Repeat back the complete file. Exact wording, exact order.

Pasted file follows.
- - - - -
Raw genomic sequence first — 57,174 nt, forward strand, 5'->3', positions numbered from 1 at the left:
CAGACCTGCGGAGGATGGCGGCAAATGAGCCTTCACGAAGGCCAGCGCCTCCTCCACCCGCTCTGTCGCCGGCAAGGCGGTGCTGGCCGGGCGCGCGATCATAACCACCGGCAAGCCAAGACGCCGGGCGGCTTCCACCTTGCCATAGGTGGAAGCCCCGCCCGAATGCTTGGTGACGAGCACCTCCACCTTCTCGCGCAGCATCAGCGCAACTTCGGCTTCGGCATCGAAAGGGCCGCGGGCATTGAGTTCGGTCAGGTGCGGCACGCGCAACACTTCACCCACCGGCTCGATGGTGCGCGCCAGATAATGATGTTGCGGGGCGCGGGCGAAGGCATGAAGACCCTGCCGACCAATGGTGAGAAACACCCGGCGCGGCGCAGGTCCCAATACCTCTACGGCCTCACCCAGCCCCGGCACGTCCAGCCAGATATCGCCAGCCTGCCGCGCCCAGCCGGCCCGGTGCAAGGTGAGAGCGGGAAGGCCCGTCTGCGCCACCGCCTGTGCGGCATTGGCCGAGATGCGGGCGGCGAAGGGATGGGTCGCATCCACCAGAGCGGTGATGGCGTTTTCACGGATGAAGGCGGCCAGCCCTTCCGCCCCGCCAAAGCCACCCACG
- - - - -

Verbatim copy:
Raw genomic sequence first — 57,174 nt, forward strand, 5'->3', positions numbered from 1 at the left:
CAGACCTGCGGAGGATGGCGGCAAATGAGCCTTCACGAAGGCCAGCGCCTCCTCCACCCGCTCTGTCGCCGGCAAGGCGGTGCTGGCCGGGCGCGCGATCATAACCACCGGCAAGCCAAGACGCCGGGCGGCTTCCACCTTGCCATAGGTGGAAGCCCCGCCCGAATGCTTGGTGACGAGCACCTCCACCTTCTCGCGCAGCATCAGCGCAACTTCGGCTTCGGCATCGAAAGGGCCGCGGGCATTGAGTTCGGTCAGGTGCGGCACGCGCAACACTTCACCCACCGGCTCGATGGTGCGCGCCAGATAATGATGTTGCGGGGCGCGGGCGAAGGCATGAAGACCCTGCCGACCAATGGTGAGAAACACCCGGCGCGGCGCAGGTCCCAATACCTCTACGGCCTCACCCAGCCCCGGCACGTCCAGCCAGATATCGCCAGCCTGCCGCGCCCAGCCGGCCCGGTGCAAGGTGAGAGCGGGAAGGCCCGTCTGCGCCACCGCCTGTGCGGCATTGGCCGAGATGCGGGCGGCGAAGGGATGGGTCGCATCCACCAGAGCGGTGATGGCGTTTTCACGGATGAAGGCGGCCAGCCCTTCCGCCCCGCCAAAGCCACCCACG